A producer for the Discovery Channel, Thom Beers, came in one day to have his bike overhauled at James's increasingly well–known shop, and Beers liked his attitude. He suggested a special about custom bikes that would feature James, and Motorcycle Mania I aired on the cable channel in 2001 to high ratings. A sequel was equally successful, and Discovery Channel producers then offered James his own show. Monster Garage would have a challenge–type concept each week, with James leading a team of fellow gearheads in transforming a mundane car or sport–utility vehicle into an outrageously new vehicle. The show made its debut in June of 2002 with a challenge to modify a Ford Explorer into a working garbage truck via various parts, blow-torches, and sheer ingenuity, and was an immediate hit with viewers.
James and his ever–revolving cast of customizers are given one week to re–tool and re–fit a vehicle, and a budget of just $3,000 with which to do it. Monster Garage's impressive transformations include a Mazda Miata that became a personal watercraft, a BMW Mini–Cooper that emerged as a working snowmobile, and a Chrysler PT Cruiser that found a new life as a tree mulcher. The show's producers rein in some of his more extravagant ideas, James told FOX News network's John Gibson in a broadcast whose transcript was reprinted on America's Intelligence Wire. "Every car would do a wheelie and shoot flames if I had total control," he joked. He also told Gibson that there was no mystery to his team's success in transforming vehicles, crediting it to "just getting over the fear of taking a brand new car that's got pretty decent value and, you know, don't be afraid to cut it in half."
Monster Garage regularly scores some of the highest ratings on cable for its Monday–night shows, garnering up to 1.6 million viewers. It spawned a MonsterHouse series that also airs on the Discovery Channel, and provided some of the inspiration for MTV's Pimp My Ride. James credits part of the appeal of his series to serving as a welcome antidote to other reality–TV fare. "All the other shows show people at their absolute worst," he told Gibson on the FOX News broadcast. "They're conniving and trying to marry a rich guy and stuff like that. This is the only show that focuses on teamwork, hard work, skills, and, you know, it pays off at the end."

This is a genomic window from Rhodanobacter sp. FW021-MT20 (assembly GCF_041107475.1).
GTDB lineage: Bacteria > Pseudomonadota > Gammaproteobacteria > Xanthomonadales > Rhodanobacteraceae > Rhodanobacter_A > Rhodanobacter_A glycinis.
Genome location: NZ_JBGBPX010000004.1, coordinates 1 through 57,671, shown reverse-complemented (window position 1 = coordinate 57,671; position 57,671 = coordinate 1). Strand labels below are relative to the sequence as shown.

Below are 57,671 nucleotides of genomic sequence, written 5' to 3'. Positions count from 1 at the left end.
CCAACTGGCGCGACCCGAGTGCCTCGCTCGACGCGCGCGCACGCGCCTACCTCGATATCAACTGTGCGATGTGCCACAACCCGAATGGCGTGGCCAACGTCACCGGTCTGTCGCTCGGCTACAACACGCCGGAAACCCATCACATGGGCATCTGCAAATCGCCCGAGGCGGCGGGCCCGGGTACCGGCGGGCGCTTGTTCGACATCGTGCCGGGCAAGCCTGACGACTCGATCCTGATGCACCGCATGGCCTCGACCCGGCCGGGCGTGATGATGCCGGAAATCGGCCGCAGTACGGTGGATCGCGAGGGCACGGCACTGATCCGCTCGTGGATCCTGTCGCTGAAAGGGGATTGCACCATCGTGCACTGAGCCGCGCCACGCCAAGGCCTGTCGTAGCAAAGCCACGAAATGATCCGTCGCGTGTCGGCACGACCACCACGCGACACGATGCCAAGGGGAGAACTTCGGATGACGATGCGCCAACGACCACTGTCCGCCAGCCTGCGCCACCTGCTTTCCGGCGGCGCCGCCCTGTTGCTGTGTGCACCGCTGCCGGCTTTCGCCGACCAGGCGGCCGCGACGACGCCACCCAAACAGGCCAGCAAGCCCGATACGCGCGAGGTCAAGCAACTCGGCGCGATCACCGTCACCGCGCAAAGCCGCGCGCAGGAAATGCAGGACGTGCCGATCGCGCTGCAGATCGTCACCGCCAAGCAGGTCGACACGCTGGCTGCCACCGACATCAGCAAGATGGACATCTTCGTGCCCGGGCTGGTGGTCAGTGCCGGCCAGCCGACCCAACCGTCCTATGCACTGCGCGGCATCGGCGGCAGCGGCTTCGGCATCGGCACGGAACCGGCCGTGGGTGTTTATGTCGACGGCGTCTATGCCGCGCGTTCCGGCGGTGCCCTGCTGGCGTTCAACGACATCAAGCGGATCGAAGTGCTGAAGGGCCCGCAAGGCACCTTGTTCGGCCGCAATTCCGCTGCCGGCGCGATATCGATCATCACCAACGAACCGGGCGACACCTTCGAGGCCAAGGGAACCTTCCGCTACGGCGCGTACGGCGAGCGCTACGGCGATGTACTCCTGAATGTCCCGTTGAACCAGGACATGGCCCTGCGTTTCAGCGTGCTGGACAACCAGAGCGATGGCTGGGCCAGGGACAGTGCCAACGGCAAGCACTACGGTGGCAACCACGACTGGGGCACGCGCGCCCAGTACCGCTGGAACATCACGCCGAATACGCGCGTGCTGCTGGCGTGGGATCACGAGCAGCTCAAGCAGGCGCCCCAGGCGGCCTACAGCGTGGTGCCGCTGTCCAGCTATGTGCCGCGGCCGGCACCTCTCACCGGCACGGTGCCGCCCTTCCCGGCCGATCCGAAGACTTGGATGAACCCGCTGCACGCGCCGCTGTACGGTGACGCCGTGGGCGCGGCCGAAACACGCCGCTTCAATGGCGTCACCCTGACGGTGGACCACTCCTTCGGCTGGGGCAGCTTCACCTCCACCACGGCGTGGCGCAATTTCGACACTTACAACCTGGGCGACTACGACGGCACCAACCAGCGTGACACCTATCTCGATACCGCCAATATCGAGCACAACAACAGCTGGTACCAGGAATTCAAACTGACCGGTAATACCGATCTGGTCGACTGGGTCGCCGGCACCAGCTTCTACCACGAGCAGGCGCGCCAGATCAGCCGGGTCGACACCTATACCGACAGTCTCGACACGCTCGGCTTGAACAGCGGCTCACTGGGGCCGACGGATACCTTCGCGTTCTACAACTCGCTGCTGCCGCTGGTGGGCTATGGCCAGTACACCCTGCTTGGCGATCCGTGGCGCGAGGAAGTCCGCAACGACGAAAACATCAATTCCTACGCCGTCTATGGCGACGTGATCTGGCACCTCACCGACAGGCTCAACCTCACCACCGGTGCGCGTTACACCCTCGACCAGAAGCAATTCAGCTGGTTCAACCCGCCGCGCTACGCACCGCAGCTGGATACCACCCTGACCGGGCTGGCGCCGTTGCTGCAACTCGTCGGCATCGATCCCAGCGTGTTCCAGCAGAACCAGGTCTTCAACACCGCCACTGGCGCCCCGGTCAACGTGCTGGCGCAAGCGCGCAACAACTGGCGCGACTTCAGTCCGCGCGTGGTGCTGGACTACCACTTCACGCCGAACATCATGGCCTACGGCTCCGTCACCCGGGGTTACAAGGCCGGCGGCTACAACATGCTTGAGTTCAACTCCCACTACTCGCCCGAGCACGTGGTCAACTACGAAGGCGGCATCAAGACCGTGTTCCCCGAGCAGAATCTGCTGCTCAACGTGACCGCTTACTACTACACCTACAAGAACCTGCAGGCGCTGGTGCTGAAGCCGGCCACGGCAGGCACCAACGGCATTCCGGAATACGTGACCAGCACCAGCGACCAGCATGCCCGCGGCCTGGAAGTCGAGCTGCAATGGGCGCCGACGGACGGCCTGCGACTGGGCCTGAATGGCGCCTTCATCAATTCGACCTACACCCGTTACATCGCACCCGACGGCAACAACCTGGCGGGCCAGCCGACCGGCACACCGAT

Covered in tattoos, James stands more than six feet in height and packs 200–plus pounds of attitude. He has an endorsement contract with the Yoo–Hoo brand chocolate beverage, and has appeared in a beer commercial with Kid Rock. He hopes to reprise the original Motorcycle Mania for a big–screen project featuring himself, Rock, and Metallica singer and guitarist James Hetfield. A participant in celebrity Grand Prix races and long–distance rallies, James remains a gearhead at heart. He collects classic cars, and one of his prizes is a rare 1949 Mercury, the kind driven by James Dean in the cult classic Rebel Without a Cause. In December of 2003, James began dating actress Sandra Bullock. His estranged second wife, Janine Lindemulder, gave birth to their daughter, Sunny, on January 1, 2004.
James still lives in Long Beach and runs his custom–bike shop. The success of his show made him unlikely celebrity, and the twice–married father of two finds what he calls the "rock star" treatment somewhat unsettling still. "Part of me really appreciates the attention," he told the Boston Herald's Perigard, "but part of me thinks of all the metal guys, all the craftsmen who came before me and all they did is work and punch a clock and no one gave them a TV show."
America's Intelligence Wire, March 1, 2003.
Boston Herald, June 21, 2002, p. S39.
Brandweek, October 13, 2003, p. 16.
Daily News (Los Angeles, CA), June 2, 2003, p. U12.
Knight–Ridder/Tribune News Service, May 2, 2003; May 9, 2003.
Men's Fitness, January 2004, p. 62.